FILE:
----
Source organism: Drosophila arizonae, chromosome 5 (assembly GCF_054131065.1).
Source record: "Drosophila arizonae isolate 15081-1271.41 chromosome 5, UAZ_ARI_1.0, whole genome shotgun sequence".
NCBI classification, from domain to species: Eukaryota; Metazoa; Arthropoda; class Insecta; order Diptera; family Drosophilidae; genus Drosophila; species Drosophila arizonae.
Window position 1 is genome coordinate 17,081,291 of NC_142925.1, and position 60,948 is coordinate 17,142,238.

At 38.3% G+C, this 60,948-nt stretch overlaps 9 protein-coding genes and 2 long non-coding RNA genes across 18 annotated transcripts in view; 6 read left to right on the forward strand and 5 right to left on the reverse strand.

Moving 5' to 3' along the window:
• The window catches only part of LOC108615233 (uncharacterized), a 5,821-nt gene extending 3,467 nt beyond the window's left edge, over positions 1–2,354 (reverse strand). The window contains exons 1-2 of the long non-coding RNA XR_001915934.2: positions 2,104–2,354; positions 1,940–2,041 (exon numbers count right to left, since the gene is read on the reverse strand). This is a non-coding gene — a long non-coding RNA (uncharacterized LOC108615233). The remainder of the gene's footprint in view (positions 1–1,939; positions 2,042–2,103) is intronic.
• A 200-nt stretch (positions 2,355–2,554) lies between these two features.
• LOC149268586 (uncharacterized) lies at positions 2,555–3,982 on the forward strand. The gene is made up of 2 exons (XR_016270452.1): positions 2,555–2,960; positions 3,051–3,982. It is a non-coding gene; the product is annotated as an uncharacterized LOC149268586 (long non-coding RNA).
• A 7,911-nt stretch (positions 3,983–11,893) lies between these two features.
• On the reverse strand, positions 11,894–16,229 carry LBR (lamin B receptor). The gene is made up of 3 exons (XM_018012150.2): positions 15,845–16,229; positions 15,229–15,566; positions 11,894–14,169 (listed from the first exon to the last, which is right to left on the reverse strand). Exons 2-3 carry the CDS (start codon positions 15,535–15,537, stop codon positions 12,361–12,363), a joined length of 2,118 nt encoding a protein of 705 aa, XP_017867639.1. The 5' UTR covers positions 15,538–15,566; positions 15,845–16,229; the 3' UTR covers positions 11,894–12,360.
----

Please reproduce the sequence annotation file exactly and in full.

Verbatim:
Source organism: Drosophila arizonae, chromosome 5 (assembly GCF_054131065.1).
Source record: "Drosophila arizonae isolate 15081-1271.41 chromosome 5, UAZ_ARI_1.0, whole genome shotgun sequence".
NCBI classification, from domain to species: Eukaryota; Metazoa; Arthropoda; class Insecta; order Diptera; family Drosophilidae; genus Drosophila; species Drosophila arizonae.
Window position 1 is genome coordinate 17,081,291 of NC_142925.1, and position 60,948 is coordinate 17,142,238.

At 38.3% G+C, this 60,948-nt stretch overlaps 9 protein-coding genes and 2 long non-coding RNA genes across 18 annotated transcripts in view; 6 read left to right on the forward strand and 5 right to left on the reverse strand.

Moving 5' to 3' along the window:
• The window catches only part of LOC108615233 (uncharacterized), a 5,821-nt gene extending 3,467 nt beyond the window's left edge, over positions 1–2,354 (reverse strand). The window contains exons 1-2 of the long non-coding RNA XR_001915934.2: positions 2,104–2,354; positions 1,940–2,041 (exon numbers count right to left, since the gene is read on the reverse strand). This is a non-coding gene — a long non-coding RNA (uncharacterized LOC108615233). The remainder of the gene's footprint in view (positions 1–1,939; positions 2,042–2,103) is intronic.
• A 200-nt stretch (positions 2,355–2,554) lies between these two features.
• LOC149268586 (uncharacterized) lies at positions 2,555–3,982 on the forward strand. The gene is made up of 2 exons (XR_016270452.1): positions 2,555–2,960; positions 3,051–3,982. It is a non-coding gene; the product is annotated as an uncharacterized LOC149268586 (long non-coding RNA).
• A 7,911-nt stretch (positions 3,983–11,893) lies between these two features.
• On the reverse strand, positions 11,894–16,229 carry LBR (lamin B receptor). The gene is made up of 3 exons (XM_018012150.2): positions 15,845–16,229; positions 15,229–15,566; positions 11,894–14,169 (listed from the first exon to the last, which is right to left on the reverse strand). Exons 2-3 carry the CDS (start codon positions 15,535–15,537, stop codon positions 12,361–12,363), a joined length of 2,118 nt encoding a protein of 705 aa, XP_017867639.1. The 5' UTR covers positions 15,538–15,566; positions 15,845–16,229; the 3' UTR covers positions 11,894–12,360.